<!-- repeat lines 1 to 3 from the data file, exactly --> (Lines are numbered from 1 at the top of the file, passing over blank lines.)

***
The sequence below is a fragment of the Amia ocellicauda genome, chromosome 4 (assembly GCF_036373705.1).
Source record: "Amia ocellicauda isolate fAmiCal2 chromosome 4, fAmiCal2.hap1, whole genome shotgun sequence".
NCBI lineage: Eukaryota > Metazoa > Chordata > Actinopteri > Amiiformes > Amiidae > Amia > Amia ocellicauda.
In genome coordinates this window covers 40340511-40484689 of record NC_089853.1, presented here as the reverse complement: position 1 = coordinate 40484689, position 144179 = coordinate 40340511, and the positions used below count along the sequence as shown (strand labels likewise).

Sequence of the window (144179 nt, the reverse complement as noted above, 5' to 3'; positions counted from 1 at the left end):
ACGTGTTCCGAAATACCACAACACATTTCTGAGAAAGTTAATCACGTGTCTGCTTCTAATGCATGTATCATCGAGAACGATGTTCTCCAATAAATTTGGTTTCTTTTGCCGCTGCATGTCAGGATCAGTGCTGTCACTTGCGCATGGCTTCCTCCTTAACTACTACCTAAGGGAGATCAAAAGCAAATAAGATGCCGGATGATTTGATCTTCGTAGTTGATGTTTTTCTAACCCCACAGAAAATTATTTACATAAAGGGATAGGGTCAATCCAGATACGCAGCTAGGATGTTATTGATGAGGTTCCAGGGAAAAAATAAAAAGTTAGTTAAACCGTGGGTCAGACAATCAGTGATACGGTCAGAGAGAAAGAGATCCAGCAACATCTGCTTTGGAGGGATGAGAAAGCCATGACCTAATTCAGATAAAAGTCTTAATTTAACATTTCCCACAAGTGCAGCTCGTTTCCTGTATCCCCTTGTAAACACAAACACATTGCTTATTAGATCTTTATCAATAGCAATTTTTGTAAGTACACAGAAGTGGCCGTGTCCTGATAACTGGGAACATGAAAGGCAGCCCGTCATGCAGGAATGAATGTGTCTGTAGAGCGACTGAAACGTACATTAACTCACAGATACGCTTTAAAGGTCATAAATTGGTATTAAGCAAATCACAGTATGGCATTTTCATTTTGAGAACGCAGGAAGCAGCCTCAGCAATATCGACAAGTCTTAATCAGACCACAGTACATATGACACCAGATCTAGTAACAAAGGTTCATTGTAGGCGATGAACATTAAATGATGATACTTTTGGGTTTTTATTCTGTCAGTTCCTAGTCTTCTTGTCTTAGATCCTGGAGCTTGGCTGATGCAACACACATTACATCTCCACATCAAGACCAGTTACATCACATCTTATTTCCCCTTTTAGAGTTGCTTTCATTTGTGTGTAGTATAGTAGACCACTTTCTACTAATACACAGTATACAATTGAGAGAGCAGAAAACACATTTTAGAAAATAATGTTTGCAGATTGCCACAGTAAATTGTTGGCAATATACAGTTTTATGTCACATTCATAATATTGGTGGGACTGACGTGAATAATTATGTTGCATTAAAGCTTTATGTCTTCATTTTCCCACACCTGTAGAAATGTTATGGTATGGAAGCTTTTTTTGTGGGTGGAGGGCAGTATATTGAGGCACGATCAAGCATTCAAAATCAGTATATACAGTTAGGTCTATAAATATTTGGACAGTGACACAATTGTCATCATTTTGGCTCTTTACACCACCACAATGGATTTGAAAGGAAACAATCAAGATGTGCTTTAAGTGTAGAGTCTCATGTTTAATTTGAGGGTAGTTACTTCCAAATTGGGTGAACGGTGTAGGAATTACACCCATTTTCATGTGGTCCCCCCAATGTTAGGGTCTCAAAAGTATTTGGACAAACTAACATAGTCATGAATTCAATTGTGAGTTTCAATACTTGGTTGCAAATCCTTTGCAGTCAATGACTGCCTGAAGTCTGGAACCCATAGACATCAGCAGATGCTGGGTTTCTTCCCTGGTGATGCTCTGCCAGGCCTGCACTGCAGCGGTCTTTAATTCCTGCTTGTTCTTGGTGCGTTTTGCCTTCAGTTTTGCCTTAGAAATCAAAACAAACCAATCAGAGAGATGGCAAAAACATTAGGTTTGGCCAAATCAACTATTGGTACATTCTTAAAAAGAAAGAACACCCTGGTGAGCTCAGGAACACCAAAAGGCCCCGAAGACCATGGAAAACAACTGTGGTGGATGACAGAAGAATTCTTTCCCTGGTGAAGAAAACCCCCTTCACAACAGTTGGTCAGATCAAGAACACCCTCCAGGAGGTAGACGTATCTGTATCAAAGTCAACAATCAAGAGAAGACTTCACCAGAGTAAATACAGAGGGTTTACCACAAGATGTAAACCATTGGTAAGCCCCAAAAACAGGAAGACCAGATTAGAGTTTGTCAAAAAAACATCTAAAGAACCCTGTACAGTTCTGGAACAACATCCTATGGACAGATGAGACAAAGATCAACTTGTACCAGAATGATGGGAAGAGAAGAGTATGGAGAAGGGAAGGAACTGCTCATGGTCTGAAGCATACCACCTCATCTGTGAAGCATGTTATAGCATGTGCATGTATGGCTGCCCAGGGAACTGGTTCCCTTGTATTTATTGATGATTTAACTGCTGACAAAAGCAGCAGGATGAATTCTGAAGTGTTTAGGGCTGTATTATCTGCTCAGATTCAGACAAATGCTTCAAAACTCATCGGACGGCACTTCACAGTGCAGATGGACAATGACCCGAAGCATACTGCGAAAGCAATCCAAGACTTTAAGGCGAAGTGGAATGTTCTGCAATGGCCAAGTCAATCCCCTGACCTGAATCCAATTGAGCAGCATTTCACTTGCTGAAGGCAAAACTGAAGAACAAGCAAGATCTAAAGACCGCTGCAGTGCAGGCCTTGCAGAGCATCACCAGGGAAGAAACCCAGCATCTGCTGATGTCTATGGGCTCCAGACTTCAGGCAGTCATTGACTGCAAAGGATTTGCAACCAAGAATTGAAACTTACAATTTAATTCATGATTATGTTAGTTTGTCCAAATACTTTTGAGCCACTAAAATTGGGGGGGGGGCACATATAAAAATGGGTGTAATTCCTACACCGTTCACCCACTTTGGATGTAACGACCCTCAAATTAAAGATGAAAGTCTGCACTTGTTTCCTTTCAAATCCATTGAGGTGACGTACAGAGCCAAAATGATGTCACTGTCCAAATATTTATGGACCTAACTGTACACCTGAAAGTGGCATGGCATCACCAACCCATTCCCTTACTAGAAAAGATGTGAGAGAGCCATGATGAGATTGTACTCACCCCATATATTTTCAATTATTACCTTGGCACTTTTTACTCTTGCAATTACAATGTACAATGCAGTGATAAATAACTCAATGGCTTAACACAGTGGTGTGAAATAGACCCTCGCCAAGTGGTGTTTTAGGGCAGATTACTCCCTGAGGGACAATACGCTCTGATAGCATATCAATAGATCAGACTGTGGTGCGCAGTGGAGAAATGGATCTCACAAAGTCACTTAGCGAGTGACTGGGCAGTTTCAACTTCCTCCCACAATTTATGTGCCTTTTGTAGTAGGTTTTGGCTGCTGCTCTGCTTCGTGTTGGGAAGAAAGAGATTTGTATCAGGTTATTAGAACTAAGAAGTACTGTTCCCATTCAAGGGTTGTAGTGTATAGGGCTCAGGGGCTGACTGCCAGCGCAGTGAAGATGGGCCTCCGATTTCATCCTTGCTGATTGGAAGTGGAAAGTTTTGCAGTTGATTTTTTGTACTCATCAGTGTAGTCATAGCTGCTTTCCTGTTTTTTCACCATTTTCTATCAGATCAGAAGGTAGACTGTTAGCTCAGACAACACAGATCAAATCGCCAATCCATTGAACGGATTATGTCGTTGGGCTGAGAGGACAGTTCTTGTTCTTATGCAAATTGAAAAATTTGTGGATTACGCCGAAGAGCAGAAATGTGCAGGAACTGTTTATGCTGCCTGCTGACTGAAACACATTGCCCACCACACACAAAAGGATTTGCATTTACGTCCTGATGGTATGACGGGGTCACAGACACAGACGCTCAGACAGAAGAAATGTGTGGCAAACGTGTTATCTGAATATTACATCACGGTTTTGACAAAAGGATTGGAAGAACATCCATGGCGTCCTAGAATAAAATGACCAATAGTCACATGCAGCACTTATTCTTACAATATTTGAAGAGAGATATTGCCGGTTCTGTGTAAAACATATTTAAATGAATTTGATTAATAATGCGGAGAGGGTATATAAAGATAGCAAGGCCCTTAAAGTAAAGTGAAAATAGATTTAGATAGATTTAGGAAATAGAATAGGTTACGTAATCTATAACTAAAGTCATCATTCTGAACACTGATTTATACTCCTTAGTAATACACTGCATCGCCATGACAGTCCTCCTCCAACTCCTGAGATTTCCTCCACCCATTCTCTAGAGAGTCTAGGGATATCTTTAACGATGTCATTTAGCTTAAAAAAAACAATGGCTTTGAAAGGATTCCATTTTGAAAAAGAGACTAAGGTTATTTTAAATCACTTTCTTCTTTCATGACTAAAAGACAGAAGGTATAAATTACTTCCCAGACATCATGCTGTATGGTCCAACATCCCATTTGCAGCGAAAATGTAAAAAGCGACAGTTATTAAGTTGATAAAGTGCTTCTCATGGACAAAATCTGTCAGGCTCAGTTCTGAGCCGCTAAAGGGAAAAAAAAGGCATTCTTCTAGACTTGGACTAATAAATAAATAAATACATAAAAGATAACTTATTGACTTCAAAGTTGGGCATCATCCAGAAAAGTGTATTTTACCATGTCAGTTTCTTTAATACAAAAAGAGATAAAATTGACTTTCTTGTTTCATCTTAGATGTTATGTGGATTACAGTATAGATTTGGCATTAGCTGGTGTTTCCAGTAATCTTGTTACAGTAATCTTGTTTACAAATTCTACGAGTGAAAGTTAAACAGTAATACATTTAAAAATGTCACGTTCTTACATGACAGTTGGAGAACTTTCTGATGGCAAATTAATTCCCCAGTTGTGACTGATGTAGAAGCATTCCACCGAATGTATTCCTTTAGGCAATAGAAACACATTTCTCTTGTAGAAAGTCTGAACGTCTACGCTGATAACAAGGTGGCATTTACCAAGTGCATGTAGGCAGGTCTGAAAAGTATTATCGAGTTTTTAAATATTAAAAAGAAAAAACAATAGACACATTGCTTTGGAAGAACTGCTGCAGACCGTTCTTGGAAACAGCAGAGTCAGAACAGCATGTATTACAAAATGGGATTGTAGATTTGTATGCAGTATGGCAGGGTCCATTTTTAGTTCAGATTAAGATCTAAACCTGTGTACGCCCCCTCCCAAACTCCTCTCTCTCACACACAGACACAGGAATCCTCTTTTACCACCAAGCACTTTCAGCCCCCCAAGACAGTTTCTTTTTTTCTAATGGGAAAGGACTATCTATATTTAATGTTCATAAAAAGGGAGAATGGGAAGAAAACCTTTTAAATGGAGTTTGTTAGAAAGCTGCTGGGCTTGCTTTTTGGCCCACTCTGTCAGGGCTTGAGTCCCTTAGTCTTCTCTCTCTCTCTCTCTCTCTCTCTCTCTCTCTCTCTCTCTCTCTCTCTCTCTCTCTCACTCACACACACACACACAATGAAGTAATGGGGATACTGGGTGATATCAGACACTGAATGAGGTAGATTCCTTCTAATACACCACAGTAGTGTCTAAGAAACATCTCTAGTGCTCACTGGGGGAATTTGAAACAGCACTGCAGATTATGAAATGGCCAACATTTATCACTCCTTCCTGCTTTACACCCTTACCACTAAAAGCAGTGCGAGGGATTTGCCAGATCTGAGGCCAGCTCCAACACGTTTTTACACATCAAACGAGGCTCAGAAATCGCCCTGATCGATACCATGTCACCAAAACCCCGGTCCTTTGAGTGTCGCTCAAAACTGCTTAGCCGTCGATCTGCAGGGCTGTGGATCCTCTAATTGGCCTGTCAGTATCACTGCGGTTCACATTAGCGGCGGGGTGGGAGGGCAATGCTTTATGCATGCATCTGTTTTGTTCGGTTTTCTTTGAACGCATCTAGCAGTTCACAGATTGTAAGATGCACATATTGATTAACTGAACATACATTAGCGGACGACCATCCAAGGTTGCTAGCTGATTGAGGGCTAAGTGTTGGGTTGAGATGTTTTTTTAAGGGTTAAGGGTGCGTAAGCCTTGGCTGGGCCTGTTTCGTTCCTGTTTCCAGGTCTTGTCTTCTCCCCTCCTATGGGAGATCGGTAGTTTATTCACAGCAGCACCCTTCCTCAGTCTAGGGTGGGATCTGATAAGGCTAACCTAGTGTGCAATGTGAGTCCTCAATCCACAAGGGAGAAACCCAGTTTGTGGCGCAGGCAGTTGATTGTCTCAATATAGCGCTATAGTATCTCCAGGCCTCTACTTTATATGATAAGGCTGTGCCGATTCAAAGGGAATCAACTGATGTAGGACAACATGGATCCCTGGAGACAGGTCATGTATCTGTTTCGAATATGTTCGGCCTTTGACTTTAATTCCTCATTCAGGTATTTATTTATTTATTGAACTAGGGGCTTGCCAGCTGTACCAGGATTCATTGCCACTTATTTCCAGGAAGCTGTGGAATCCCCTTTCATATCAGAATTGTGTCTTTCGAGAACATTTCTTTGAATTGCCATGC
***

The sequence below is a fragment of the Amia ocellicauda genome, chromosome 4 (assembly GCF_036373705.1).
Source record: "Amia ocellicauda isolate fAmiCal2 chromosome 4, fAmiCal2.hap1, whole genome shotgun sequence".
NCBI lineage: Eukaryota > Metazoa > Chordata > Actinopteri > Amiiformes > Amiidae > Amia > Amia ocellicauda.